Alston was very gifted and often showed flashes of excellence in his career, but as a young adult he began suffering from a neurological disorder that afflicted him with chronic fatigue, a debilitating malady that was accompanied by mental illness – likely schizophrenia – that led to him hearing voices and having other serious symptoms.

Between combating those health challenges and the intense pressure he felt integrating a franchise that had a history of racism – not to mention that in many ways, St. Louis was a Southern, Jim Crow city – Alston collapsed under the weight and didn’t last long in professional baseball. He died in poverty in Greensboro in 1993.

Greason said he could tell that despite Alston’s potential, the latter was struggling.

“We got along really well together,” Greason said of Alston. “I knew what was going on [with Alston]. I think he was kind of shell shocked, with so much pressure on him to do well, and he couldn’t do it.” 

Another outsized personality Greason crossed paths in Rochester was Luke Easter, the super slugger who bashed homers for the Homestead Grays and then the Cleveland Indians before becoming a minor-league legend and folk hero with the Buffalo Bisons and, from 1959-64, the Rochester Red Wings.

As I noted in this post, Easter is beloved in Rochester and widely considered the greatest Wing of all time. He was inducted to the IL Hall of Fame in 2008. Greason and Luke were both on the 1959 Wings team. 

Funnily enough, however, Greason found himself facing off against Luscious Luke during the latter’s several years with the Bisons, including on Aug. 31, 1958, at Buffalo’s Offerman Stadium, an encounter that turned rather dramatic.

Greason got the starting nod for the Wings, but it was a rough outing for the hurler – the Bison’s nicked him for eight hits and four runs, all earned, through six and two-thirds innings. Greason yanked in the seventh – well, booted is a more appropriate word for it – when Easter came to the plate right after Buffalo’s George Risley thumped a home run off Greason.

On the second pitch, a medium speed heater by Greason got away from the Wing pitcher and zipped high and very inside, forcing Luke to duck under the errant throw. Umpire Bob Smith interpreted the pitch as an allegedly angry knockdown pitch in retaliation for Risley’s round-tripper and tossed Greason from the game. The ejection apparently surprised those in attendance, including Wings manager Cot Deal and Easter himself, and it resulted in Greason getting dinged for the loss.

In addition, Greason helped mentor the great Bob Gibson in 1958, one season before Gibson made his Major League debut with the Cards. Gibson, of course, became one of the greatest and most dominating pitchers of all time, a career that earned him admission to the National Baseball Hall of Fame.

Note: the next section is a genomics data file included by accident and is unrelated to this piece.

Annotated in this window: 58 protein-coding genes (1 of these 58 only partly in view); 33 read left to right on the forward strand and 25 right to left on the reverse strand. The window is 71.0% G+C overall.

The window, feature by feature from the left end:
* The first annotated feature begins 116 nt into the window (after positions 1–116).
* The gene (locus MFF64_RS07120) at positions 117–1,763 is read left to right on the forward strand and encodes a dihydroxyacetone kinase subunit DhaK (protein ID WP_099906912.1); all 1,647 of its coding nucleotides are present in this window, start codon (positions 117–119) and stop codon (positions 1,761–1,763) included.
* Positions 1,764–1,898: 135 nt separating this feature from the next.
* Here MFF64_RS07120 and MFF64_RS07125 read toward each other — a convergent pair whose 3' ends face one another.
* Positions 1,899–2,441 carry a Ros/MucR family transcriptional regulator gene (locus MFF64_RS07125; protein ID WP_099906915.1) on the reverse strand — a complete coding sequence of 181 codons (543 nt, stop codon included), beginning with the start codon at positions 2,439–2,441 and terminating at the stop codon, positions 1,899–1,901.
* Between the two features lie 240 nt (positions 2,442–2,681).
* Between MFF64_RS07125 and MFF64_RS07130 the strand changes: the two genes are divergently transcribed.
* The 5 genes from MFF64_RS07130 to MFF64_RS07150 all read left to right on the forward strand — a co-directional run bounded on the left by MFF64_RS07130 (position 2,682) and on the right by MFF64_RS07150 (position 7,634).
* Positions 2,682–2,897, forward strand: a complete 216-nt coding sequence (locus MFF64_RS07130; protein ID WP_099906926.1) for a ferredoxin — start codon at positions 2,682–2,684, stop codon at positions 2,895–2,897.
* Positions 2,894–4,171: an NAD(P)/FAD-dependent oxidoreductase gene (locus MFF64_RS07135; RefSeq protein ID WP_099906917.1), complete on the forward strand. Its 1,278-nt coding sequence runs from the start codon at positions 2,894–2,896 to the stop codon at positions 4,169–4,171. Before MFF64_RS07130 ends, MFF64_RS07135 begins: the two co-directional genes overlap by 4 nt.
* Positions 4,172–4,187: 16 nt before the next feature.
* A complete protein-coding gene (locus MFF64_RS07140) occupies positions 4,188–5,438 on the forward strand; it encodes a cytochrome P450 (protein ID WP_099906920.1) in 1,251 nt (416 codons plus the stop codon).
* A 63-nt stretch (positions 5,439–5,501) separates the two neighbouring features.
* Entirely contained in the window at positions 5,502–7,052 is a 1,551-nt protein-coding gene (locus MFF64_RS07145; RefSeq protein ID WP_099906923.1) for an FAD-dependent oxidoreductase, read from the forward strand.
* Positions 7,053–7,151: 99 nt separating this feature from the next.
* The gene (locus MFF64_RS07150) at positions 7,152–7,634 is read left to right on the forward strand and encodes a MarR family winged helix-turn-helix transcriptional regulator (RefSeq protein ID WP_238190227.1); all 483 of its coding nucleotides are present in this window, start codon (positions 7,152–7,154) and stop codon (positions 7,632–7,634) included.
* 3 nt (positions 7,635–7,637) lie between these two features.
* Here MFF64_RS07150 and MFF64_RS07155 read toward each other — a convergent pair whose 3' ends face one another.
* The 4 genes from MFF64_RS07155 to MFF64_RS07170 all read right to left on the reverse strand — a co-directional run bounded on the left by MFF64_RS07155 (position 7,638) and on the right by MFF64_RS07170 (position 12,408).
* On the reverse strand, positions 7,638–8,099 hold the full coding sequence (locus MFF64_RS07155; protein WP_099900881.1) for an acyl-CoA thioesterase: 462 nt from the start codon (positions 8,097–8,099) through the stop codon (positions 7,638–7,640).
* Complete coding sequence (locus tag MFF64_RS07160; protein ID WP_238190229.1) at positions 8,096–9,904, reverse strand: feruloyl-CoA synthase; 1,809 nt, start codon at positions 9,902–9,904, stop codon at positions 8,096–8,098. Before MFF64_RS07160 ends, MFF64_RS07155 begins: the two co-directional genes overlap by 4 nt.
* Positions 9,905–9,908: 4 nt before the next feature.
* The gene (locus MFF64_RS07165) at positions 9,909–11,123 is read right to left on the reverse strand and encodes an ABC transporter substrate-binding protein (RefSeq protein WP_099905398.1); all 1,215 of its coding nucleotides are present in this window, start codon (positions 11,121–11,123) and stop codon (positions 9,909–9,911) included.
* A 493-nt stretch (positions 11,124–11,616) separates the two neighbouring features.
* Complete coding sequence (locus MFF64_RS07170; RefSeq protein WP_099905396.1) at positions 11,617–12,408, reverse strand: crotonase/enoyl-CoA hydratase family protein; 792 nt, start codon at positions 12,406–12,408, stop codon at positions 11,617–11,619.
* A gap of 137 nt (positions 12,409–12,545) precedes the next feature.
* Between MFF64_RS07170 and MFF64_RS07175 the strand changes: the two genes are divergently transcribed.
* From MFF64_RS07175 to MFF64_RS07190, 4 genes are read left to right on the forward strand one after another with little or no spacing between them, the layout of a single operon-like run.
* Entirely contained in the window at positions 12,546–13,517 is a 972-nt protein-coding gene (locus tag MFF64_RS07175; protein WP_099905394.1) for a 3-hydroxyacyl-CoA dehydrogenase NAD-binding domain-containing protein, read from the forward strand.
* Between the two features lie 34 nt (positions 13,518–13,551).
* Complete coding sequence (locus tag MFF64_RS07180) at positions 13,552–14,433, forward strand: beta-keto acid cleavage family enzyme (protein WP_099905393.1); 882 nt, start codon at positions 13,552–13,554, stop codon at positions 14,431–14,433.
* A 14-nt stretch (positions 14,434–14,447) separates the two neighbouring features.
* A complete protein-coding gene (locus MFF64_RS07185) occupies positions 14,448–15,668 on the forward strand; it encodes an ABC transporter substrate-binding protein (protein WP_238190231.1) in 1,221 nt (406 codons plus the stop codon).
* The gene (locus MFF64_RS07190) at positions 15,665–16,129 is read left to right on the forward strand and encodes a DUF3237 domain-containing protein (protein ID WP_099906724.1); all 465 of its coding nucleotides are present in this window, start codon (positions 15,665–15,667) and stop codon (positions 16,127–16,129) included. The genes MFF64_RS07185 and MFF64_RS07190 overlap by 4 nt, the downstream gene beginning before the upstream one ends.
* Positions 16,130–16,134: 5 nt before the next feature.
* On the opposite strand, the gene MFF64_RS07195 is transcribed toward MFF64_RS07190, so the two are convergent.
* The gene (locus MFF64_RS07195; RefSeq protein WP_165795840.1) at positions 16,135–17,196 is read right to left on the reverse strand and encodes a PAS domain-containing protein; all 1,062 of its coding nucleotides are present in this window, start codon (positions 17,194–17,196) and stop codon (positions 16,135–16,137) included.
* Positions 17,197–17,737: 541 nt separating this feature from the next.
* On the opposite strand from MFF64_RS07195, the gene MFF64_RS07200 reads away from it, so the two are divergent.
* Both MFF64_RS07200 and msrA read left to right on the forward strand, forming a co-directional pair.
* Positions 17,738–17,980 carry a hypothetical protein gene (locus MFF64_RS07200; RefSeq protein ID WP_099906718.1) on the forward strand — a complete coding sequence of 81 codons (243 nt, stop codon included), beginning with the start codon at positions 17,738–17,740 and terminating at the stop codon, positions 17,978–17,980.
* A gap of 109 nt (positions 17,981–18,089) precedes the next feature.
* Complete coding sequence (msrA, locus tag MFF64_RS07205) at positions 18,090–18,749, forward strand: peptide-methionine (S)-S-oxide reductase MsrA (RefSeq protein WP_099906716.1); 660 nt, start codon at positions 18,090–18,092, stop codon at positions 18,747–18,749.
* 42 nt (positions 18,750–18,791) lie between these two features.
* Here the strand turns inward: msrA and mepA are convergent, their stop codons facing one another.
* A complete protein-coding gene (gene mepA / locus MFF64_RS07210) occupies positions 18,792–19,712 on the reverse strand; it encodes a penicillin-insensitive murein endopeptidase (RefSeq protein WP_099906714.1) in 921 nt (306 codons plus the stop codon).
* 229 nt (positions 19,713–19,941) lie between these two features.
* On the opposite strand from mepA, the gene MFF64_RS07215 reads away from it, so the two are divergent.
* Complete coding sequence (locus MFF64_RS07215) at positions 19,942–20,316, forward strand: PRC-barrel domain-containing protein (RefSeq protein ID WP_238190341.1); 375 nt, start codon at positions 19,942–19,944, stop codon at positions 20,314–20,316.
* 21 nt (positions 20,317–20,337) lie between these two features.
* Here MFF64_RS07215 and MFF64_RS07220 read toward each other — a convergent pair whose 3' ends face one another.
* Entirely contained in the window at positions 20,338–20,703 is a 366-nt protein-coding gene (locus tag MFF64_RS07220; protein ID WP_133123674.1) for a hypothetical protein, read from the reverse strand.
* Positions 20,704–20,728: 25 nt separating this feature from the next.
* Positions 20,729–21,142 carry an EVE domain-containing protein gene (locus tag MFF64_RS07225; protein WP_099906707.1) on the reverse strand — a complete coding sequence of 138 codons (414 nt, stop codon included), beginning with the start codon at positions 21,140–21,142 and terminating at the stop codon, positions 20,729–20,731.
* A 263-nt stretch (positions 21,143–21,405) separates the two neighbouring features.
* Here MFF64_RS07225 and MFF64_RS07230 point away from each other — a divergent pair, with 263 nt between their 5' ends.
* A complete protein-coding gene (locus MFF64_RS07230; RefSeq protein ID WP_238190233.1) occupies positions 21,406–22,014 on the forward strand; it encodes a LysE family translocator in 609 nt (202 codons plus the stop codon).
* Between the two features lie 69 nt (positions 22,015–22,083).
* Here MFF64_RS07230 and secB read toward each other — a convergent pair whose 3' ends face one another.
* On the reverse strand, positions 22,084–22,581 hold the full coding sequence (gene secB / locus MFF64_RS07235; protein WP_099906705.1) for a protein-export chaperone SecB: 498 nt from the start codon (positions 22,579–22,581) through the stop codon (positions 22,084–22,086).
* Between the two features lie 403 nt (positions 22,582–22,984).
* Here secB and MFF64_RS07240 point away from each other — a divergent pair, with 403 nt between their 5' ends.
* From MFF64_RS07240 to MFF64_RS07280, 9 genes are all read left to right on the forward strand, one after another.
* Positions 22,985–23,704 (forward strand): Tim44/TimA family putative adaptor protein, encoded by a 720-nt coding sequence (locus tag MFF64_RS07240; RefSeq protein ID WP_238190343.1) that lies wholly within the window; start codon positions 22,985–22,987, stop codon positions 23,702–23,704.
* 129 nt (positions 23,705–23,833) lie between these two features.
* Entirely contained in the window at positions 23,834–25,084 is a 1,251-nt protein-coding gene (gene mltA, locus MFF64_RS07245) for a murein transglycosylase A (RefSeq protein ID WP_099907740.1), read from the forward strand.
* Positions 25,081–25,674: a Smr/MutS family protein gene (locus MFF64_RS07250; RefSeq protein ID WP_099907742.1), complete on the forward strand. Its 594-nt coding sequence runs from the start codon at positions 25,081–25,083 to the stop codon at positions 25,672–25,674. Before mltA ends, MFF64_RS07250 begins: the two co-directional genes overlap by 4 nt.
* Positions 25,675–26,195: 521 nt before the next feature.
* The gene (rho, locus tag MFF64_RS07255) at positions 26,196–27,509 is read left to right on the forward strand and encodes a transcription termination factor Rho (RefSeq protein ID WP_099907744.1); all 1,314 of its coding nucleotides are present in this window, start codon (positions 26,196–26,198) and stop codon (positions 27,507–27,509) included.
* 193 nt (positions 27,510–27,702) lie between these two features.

D&C, March 25, 1959

In a March 31, 1959, column from Daytona Beach, the D&C’s George Beahon pointed out Greason’s mentorship of Gibson (as well as other Black pitchers working their way through the Cards’ system). Beahon called Greason “the veteran Red Wing pitcher who always has served as a sort of counselor and housing and travel aide to the younger Negro players on the club.” The column singled out Gibson and Dick Ricketts who successfully made it to the parent club with Greason’s assistance.

A lengthy 2014 profile of Greason in the St. Louis Dispatch, reporter Derrick Goold wrote that Gibson had recently confirmed that Greason “took him under his wing.” (Rochester-centric pun likely not intended.) Crazy side note about Greason and Gibson: Before a win over Montreal in September 1959 at the Royals’ stadium, the teams held a pre-game “field day” that included, somewhat oddly, an egg-throwing contest, plus a home-run contest won by (who else?) Luke Easter, who clubbed two dingers over the outfield scoreboard. But there was also a pitchers’ foot race around the bases, in which the Royals’ Paul Lapalme beat Gibson and Greason, as well as Bill Harris.

Other Wings teammates, including white ones, credited Greason for serving as a mentor to them as well. “Fellows like Bill Greason, who have played with me, say the International League is the place to really go places,” infielder Alex Cosmidis told the D&C in March 1958. “He also told me Rochester is a good basebball [sic] town.”

Greason’s last year in organized baseball was with Rochester in 1959, when the Cardinals’ management – including former Wings manager and, briefly, Cardinals manager Johnny Keane – hassled Greason in contract talks, spurring Greason to walk away from the Wings, and soon after pro baseball altogether.

“I didn’t go back [for the 1960 season],” Greason said. “They wouldn’t sign or release me,” so he retired.

Thus ended Bill Greason’s tenure in my hometown. In the grand scheme of the universe and in Rev. Greason amazing, long life, his time in Rochester was a footnote – as great as Rochester is, I’m guessing it can’t compare to serving under fire at Iwo Jima, becoming a major league pitcher, taking part in the Civil Rights Movement, and serving his faith and Birmingham for half a century. But I’m glad he has fond memories of Rochester, and I can pretty much guarantee that baseball fans in my hometown, both back in the 1950s and now, were grateful for the work he put in with the Wings.

Bill Greason

But what about how Greason, and his other Black players, were received in the city? Greason told me that he was enthusiastically accepted by the Rochester community.

At least on the surface, the Rochester community seemed to back up Greason’s fond memories of local baseball fans and residents and the way they welcomed him – he, along with new teammates Bob Boyd, a first baseman, and Charles Peete, an outfielder, were recognized by community page columnist Clara Leonard. She wrote: